“I do not have the dog’s permission.”

How do you write a colorful story? Yes, it helps if you have a colorful subject. And to judge from Claire McNear’s wonderful article in The Ringer, baseball player Ichiro Suzuki is not just one of the few players to enter the 3,000-hit club; he’s also our generation’s Yogi Berra, if Yogi Berra had spoken only through a translator (it might have helped) except when cussing a blue streak.

The quote in the headline here comes from a 2001 press conference in which

…Ichiro said he could not reveal the name of his dog. (The dog must eventually have relented: His name was Ikky.) He also credited his dog with convincing him to stay in Seattle: “He said, ‘Woof, woof, woof,’ which meant, ‘Stay, stay, stay,’ Of course, I listened.”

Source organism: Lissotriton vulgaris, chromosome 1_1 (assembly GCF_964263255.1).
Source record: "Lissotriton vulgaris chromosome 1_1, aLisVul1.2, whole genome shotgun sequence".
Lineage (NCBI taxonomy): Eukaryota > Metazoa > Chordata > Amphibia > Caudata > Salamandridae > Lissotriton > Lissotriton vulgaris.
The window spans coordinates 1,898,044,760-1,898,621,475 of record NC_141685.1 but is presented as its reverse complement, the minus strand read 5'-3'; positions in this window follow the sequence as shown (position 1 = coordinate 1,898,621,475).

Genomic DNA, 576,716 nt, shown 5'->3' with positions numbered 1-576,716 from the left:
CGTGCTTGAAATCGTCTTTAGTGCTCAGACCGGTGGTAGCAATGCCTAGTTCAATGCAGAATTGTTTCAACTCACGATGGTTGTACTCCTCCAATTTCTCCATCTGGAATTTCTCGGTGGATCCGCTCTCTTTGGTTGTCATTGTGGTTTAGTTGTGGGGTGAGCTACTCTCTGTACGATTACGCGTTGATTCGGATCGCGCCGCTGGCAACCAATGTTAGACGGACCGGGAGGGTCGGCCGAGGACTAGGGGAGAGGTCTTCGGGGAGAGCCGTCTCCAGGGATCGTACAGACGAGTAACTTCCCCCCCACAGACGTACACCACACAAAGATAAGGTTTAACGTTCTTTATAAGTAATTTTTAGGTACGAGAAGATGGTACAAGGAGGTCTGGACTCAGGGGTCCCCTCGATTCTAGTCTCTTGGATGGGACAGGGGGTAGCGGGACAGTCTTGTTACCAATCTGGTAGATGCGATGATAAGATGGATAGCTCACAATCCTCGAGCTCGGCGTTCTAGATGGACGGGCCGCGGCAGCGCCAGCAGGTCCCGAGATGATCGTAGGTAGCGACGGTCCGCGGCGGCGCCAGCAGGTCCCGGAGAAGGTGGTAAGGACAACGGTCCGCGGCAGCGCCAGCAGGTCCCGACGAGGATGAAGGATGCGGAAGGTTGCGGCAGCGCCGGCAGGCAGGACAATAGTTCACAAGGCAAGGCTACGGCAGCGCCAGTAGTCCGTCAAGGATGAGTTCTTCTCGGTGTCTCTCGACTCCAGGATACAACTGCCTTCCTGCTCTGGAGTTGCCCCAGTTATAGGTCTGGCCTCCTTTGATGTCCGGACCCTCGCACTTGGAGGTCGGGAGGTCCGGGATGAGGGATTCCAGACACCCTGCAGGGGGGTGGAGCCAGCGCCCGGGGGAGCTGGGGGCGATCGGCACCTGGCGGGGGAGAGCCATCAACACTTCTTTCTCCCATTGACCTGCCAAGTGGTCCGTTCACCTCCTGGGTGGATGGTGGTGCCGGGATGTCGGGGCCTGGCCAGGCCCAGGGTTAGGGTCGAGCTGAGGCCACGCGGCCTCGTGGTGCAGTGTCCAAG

Clearly Ikky speaks a different language than my Fenway. When Fenway says, “Woof, woof, woof” it generally means, “Dammit, ma! They’re walking that dog next door again.” Then again, she’s never been to Seattle. It’s nice there; I can see why Ikky likes it.

Cleveland, though. Let’s just say the Chamber of Commerce will not be hiring Ichiro anytime soon:

“To tell the truth, I’m not excited to go to Cleveland, but we have to. If I ever saw myself saying I’m excited going to Cleveland, I’d punch myself in the face, because I’m lying.” (2007)

Does baseball attract a larger proportion of colorful characters than other sports? It’s hard to imagine a golfer dissing a location—even Cleveland. And if a football player said his dog’s bark meant don’t accept a trade, he’d probably win a trip to the nearest MRI to check for head trauma.

Fenway Mets

Thanks to Claire McNear for giving me yet another reason to love this crazy game. Or, as Fenway says,

“Woof.”

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